Let us be clear: The phrase is as inextricably associated with the president as lip-biting is with Bill Clinton and jelly beans are with Ronald Reagan.
A good political catchphrase can attain iconic status and last forever: "I feel your pain." "Read my lips." "There you go again."
But then again, so can an anodyne, practically meaningless placeholder. Take, for example, "Let me be clear," which has become as inextricably associated with Barack Obama as lip-biting is with Bill Clinton and jelly beans are with Ronald Reagan. It's a favorite stalling mechanism for the president and a favorite crutch of the worst Obama impersonators (which -- let me be clear -- is all of them, but in particular Jay Pharoah and Fred Armisen). The folks at Time produced this excellent supercut, complete with edgy soundtrack, to show the range of occasions, inflections, and deployments Obama has for his phrase.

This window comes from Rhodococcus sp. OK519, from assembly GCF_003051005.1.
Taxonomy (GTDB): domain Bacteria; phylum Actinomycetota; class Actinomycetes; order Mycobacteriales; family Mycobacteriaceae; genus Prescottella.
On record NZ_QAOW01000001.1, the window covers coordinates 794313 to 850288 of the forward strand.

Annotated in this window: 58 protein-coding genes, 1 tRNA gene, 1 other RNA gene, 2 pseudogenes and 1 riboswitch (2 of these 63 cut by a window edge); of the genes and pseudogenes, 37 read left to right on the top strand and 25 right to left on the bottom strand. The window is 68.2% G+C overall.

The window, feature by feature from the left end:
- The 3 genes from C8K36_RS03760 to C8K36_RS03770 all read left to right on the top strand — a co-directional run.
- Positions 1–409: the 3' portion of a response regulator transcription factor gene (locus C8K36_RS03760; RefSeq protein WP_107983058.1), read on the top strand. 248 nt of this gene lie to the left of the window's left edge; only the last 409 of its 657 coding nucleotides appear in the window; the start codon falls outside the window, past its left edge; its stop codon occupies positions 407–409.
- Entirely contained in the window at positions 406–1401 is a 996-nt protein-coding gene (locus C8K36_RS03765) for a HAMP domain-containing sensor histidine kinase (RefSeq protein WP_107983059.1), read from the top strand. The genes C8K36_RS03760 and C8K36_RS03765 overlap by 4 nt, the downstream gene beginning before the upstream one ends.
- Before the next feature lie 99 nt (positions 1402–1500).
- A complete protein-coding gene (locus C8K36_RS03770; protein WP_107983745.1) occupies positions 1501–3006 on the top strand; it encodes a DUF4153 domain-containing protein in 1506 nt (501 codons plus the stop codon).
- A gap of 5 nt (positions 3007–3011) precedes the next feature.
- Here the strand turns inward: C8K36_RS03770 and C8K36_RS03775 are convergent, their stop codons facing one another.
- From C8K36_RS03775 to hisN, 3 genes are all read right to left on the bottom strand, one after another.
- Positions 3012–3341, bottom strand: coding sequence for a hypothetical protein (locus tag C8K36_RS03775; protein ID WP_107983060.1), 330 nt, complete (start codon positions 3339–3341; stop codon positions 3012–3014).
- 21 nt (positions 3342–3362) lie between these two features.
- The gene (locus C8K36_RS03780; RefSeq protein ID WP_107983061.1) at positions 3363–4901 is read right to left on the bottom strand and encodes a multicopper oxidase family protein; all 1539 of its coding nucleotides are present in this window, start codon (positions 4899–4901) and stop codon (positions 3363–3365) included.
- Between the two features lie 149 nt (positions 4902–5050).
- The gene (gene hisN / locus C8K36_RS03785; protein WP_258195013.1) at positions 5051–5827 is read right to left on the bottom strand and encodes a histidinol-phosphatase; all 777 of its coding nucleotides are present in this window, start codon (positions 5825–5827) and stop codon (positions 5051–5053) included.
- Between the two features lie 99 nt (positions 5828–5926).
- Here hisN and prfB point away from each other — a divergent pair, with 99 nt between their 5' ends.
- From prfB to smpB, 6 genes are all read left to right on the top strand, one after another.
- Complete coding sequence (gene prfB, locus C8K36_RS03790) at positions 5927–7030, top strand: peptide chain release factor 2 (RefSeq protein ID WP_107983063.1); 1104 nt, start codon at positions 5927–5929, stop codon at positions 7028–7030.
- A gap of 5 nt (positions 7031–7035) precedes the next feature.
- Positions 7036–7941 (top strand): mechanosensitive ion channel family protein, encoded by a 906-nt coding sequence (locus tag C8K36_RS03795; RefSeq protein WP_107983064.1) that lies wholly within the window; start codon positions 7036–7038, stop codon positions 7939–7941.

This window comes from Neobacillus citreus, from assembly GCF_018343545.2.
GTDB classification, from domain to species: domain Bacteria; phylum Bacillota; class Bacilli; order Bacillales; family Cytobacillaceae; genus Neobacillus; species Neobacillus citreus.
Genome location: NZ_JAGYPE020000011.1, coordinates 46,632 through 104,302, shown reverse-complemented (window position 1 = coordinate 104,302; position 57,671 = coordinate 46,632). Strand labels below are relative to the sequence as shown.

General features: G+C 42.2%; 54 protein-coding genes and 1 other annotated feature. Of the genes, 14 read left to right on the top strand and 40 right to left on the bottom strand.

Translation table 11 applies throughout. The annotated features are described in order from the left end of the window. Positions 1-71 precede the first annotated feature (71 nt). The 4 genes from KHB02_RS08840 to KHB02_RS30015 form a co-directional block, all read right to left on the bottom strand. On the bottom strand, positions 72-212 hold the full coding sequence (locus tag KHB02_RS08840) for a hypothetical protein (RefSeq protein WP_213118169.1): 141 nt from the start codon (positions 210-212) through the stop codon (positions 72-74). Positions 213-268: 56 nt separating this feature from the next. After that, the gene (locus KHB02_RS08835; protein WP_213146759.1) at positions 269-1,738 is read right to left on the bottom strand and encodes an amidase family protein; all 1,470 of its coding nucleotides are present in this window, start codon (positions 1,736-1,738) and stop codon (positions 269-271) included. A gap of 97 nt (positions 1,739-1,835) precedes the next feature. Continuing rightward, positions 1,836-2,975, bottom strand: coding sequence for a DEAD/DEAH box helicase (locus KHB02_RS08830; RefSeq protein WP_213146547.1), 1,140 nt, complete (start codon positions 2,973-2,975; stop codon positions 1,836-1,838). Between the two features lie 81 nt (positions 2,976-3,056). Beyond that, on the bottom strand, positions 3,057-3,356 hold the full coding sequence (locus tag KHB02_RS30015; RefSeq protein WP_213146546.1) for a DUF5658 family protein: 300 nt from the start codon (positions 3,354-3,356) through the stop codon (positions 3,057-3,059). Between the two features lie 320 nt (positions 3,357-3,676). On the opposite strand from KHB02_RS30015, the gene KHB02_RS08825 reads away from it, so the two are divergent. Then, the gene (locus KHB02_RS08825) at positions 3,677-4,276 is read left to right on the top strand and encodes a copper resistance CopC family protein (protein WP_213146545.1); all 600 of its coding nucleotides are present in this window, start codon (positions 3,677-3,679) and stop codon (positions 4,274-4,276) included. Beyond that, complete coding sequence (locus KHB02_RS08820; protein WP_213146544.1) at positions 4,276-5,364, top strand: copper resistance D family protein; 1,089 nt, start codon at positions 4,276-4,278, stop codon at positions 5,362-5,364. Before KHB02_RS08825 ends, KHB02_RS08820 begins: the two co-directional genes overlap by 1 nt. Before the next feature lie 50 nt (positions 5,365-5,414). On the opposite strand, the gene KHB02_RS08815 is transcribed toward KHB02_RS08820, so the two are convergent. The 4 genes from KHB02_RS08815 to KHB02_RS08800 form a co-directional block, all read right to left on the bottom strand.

Now, let me be clear: Nothing in this post should be taken to mean that you should pay any attention to Time's Person of the Year.
Hat tip: Vulture
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